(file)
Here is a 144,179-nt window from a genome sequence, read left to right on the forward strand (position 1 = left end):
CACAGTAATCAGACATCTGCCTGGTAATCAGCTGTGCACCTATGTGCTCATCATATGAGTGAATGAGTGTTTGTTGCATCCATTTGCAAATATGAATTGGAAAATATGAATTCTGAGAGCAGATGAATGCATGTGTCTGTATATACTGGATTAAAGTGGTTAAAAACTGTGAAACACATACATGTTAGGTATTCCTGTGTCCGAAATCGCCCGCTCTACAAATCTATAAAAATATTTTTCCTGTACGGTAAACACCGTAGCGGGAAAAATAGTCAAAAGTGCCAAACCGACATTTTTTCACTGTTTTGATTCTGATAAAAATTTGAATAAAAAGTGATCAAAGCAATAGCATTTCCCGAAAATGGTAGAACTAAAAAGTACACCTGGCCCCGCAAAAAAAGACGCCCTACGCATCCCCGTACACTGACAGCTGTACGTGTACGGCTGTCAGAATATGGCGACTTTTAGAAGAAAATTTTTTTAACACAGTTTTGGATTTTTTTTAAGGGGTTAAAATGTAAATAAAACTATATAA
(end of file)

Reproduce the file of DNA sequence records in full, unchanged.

Here is a 144,179-nt window from a genome sequence, read left to right on the forward strand (position 1 = left end):
CACAGTAATCAGACATCTGCCTGGTAATCAGCTGTGCACCTATGTGCTCATCATATGAGTGAATGAGTGTTTGTTGCATCCATTTGCAAATATGAATTGGAAAATATGAATTCTGAGAGCAGATGAATGCATGTGTCTGTATATACTGGATTAAAGTGGTTAAAAACTGTGAAACACATACATGTTAGGTATTCCTGTGTCCGAAATCGCCCGCTCTACAAATCTATAAAAATATTTTTCCTGTACGGTAAACACCGTAGCGGGAAAAATAGTCAAAAGTGCCAAACCGACATTTTTTCACTGTTTTGATTCTGATAAAAATTTGAATAAAAAGTGATCAAAGCAATAGCATTTCCCGAAAATGGTAGAACTAAAAAGTACACCTGGCCCCGCAAAAAAAGACGCCCTACGCATCCCCGTACACTGACAGCTGTACGTGTACGGCTGTCAGAATATGGCGACTTTTAGAAGAAAATTTTTTTAACACAGTTTTGGATTTTTTTTAAGGGGTTAAAATGTAAATAAAACTATATAA